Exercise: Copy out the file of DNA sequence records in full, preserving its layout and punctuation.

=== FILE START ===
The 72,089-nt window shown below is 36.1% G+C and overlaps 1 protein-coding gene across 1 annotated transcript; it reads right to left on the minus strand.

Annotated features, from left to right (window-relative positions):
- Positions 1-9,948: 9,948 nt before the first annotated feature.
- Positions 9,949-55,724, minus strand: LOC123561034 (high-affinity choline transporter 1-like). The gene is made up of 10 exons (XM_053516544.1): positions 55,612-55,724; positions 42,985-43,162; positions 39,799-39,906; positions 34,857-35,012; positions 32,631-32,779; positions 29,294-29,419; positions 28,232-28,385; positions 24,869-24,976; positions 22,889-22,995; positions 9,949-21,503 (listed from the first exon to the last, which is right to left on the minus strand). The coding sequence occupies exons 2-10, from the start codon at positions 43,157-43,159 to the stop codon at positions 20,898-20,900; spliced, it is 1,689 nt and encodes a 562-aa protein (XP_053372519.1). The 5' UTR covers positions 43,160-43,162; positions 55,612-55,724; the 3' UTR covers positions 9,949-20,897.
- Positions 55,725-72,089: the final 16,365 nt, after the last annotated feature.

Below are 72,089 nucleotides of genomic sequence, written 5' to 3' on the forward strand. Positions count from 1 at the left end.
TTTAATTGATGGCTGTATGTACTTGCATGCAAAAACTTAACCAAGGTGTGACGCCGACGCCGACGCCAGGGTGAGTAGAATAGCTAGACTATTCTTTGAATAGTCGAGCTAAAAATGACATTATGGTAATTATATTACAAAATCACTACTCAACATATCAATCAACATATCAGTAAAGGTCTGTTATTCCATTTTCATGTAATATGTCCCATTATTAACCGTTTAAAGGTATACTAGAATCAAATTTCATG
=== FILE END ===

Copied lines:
The 72,089-nt window shown below is 36.1% G+C and overlaps 1 protein-coding gene across 1 annotated transcript; it reads right to left on the minus strand.

Annotated features, from left to right (window-relative positions):
- Positions 1-9,948: 9,948 nt before the first annotated feature.
- Positions 9,949-55,724, minus strand: LOC123561034 (high-affinity choline transporter 1-like). The gene is made up of 10 exons (XM_053516544.1): positions 55,612-55,724; positions 42,985-43,162; positions 39,799-39,906; positions 34,857-35,012; positions 32,631-32,779; positions 29,294-29,419; positions 28,232-28,385; positions 24,869-24,976; positions 22,889-22,995; positions 9,949-21,503 (listed from the first exon to the last, which is right to left on the minus strand). The coding sequence occupies exons 2-10, from the start codon at positions 43,157-43,159 to the stop codon at positions 20,898-20,900; spliced, it is 1,689 nt and encodes a 562-aa protein (XP_053372519.1). The 5' UTR covers positions 43,160-43,162; positions 55,612-55,724; the 3' UTR covers positions 9,949-20,897.
- Positions 55,725-72,089: the final 16,365 nt, after the last annotated feature.

Below are 72,089 nucleotides of genomic sequence, written 5' to 3' on the forward strand. Positions count from 1 at the left end.
TTTAATTGATGGCTGTATGTACTTGCATGCAAAAACTTAACCAAGGTGTGACGCCGACGCCGACGCCAGGGTGAGTAGAATAGCTAGACTATTCTTTGAATAGTCGAGCTAAAAATGACATTATGGTAATTATATTACAAAATCACTACTCAACATATCAATCAACATATCAGTAAAGGTCTGTTATTCCATTTTCATGTAATATGTCCCATTATTAACCGTTTAAAGGTATACTAGAATCAAATTTCATG